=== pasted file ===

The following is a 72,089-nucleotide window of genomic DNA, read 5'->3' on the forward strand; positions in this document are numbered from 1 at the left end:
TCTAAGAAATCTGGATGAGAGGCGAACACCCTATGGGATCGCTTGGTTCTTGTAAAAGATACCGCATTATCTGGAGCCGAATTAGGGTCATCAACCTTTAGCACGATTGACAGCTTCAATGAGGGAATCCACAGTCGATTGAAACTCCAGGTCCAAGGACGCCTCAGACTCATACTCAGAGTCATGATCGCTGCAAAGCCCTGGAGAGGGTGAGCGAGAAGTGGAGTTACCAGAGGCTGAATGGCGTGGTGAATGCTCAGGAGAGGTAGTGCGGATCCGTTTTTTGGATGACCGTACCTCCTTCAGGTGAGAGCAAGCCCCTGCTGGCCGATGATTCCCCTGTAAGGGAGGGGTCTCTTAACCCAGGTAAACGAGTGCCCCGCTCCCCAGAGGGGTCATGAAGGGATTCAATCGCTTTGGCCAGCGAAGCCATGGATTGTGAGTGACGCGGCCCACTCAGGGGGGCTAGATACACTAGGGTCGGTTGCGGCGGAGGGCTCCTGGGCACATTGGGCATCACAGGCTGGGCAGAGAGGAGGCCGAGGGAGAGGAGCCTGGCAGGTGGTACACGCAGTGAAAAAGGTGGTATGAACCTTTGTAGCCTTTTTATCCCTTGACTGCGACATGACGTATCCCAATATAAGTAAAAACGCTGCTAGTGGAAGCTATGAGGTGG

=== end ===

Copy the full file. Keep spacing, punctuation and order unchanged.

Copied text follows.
The following is a 72,089-nucleotide window of genomic DNA, read 5'->3' on the forward strand; positions in this document are numbered from 1 at the left end:
TCTAAGAAATCTGGATGAGAGGCGAACACCCTATGGGATCGCTTGGTTCTTGTAAAAGATACCGCATTATCTGGAGCCGAATTAGGGTCATCAACCTTTAGCACGATTGACAGCTTCAATGAGGGAATCCACAGTCGATTGAAACTCCAGGTCCAAGGACGCCTCAGACTCATACTCAGAGTCATGATCGCTGCAAAGCCCTGGAGAGGGTGAGCGAGAAGTGGAGTTACCAGAGGCTGAATGGCGTGGTGAATGCTCAGGAGAGGTAGTGCGGATCCGTTTTTTGGATGACCGTACCTCCTTCAGGTGAGAGCAAGCCCCTGCTGGCCGATGATTCCCCTGTAAGGGAGGGGTCTCTTAACCCAGGTAAACGAGTGCCCCGCTCCCCAGAGGGGTCATGAAGGGATTCAATCGCTTTGGCCAGCGAAGCCATGGATTGTGAGTGACGCGGCCCACTCAGGGGGGCTAGATACACTAGGGTCGGTTGCGGCGGAGGGCTCCTGGGCACATTGGGCATCACAGGCTGGGCAGAGAGGAGGCCGAGGGAGAGGAGCCTGGCAGGTGGTACACGCAGTGAAAAAGGTGGTATGAACCTTTGTAGCCTTTTTATCCCTTGACTGCGACATGACGTATCCCAATATAAGTAAAAACGCTGCTAGTGGAAGCTATGAGGTGG